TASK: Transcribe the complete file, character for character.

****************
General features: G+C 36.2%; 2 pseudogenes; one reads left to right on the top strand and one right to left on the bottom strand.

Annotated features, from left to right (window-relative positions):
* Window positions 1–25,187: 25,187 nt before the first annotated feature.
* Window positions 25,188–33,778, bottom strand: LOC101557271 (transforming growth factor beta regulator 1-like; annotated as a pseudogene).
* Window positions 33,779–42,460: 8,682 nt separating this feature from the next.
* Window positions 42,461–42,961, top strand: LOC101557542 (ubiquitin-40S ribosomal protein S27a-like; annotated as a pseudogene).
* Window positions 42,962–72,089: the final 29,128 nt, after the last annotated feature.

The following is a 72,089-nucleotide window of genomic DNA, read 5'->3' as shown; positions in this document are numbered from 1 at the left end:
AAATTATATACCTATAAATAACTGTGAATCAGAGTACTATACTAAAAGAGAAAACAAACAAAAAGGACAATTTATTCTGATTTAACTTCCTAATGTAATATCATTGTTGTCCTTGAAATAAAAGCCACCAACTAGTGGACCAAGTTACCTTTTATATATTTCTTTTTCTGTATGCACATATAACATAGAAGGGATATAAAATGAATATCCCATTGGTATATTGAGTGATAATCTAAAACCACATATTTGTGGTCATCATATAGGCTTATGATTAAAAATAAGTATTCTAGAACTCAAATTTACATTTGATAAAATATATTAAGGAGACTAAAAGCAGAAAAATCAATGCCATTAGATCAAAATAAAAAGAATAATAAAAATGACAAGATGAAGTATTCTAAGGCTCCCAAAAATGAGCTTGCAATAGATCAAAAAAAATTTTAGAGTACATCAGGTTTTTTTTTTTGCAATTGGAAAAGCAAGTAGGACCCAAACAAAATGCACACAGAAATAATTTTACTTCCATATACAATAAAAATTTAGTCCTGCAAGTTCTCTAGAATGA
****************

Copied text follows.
General features: G+C 36.2%; 2 pseudogenes; one reads left to right on the top strand and one right to left on the bottom strand.

Annotated features, from left to right (window-relative positions):
* Window positions 1–25,187: 25,187 nt before the first annotated feature.
* Window positions 25,188–33,778, bottom strand: LOC101557271 (transforming growth factor beta regulator 1-like; annotated as a pseudogene).
* Window positions 33,779–42,460: 8,682 nt separating this feature from the next.
* Window positions 42,461–42,961, top strand: LOC101557542 (ubiquitin-40S ribosomal protein S27a-like; annotated as a pseudogene).
* Window positions 42,962–72,089: the final 29,128 nt, after the last annotated feature.

The following is a 72,089-nucleotide window of genomic DNA, read 5'->3' as shown; positions in this document are numbered from 1 at the left end:
AAATTATATACCTATAAATAACTGTGAATCAGAGTACTATACTAAAAGAGAAAACAAACAAAAAGGACAATTTATTCTGATTTAACTTCCTAATGTAATATCATTGTTGTCCTTGAAATAAAAGCCACCAACTAGTGGACCAAGTTACCTTTTATATATTTCTTTTTCTGTATGCACATATAACATAGAAGGGATATAAAATGAATATCCCATTGGTATATTGAGTGATAATCTAAAACCACATATTTGTGGTCATCATATAGGCTTATGATTAAAAATAAGTATTCTAGAACTCAAATTTACATTTGATAAAATATATTAAGGAGACTAAAAGCAGAAAAATCAATGCCATTAGATCAAAATAAAAAGAATAATAAAAATGACAAGATGAAGTATTCTAAGGCTCCCAAAAATGAGCTTGCAATAGATCAAAAAAAATTTTAGAGTACATCAGGTTTTTTTTTTTGCAATTGGAAAAGCAAGTAGGACCCAAACAAAATGCACACAGAAATAATTTTACTTCCATATACAATAAAAATTTAGTCCTGCAAGTTCTCTAGAATGA